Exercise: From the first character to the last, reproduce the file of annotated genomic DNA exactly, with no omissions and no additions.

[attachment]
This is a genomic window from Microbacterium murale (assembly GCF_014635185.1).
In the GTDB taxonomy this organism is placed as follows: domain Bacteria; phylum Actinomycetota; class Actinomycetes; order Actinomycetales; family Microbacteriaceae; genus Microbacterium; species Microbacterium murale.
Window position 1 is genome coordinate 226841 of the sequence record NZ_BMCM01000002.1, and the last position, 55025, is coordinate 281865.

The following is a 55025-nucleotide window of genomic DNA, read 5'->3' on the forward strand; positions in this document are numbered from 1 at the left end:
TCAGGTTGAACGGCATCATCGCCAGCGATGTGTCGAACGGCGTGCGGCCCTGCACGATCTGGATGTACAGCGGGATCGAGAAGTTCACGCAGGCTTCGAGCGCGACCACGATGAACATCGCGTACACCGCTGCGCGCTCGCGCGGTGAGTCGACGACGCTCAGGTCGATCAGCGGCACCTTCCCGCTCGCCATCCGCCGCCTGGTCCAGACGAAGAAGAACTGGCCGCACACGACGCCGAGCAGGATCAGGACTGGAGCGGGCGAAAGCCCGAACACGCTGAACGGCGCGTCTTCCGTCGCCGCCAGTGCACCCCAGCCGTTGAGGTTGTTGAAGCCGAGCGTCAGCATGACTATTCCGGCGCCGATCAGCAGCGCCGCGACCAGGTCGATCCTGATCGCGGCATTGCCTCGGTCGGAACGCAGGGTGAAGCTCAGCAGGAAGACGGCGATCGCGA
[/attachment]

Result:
This is a genomic window from Microbacterium murale (assembly GCF_014635185.1).
In the GTDB taxonomy this organism is placed as follows: domain Bacteria; phylum Actinomycetota; class Actinomycetes; order Actinomycetales; family Microbacteriaceae; genus Microbacterium; species Microbacterium murale.
Window position 1 is genome coordinate 226841 of the sequence record NZ_BMCM01000002.1, and the last position, 55025, is coordinate 281865.

The following is a 55025-nucleotide window of genomic DNA, read 5'->3' on the forward strand; positions in this document are numbered from 1 at the left end:
TCAGGTTGAACGGCATCATCGCCAGCGATGTGTCGAACGGCGTGCGGCCCTGCACGATCTGGATGTACAGCGGGATCGAGAAGTTCACGCAGGCTTCGAGCGCGACCACGATGAACATCGCGTACACCGCTGCGCGCTCGCGCGGTGAGTCGACGACGCTCAGGTCGATCAGCGGCACCTTCCCGCTCGCCATCCGCCGCCTGGTCCAGACGAAGAAGAACTGGCCGCACACGACGCCGAGCAGGATCAGGACTGGAGCGGGCGAAAGCCCGAACACGCTGAACGGCGCGTCTTCCGTCGCCGCCAGTGCACCCCAGCCGTTGAGGTTGTTGAAGCCGAGCGTCAGCATGACTATTCCGGCGCCGATCAGCAGCGCCGCGACCAGGTCGATCCTGATCGCGGCATTGCCTCGGTCGGAACGCAGGGTGAAGCTCAGCAGGAAGACGGCGATCGCGA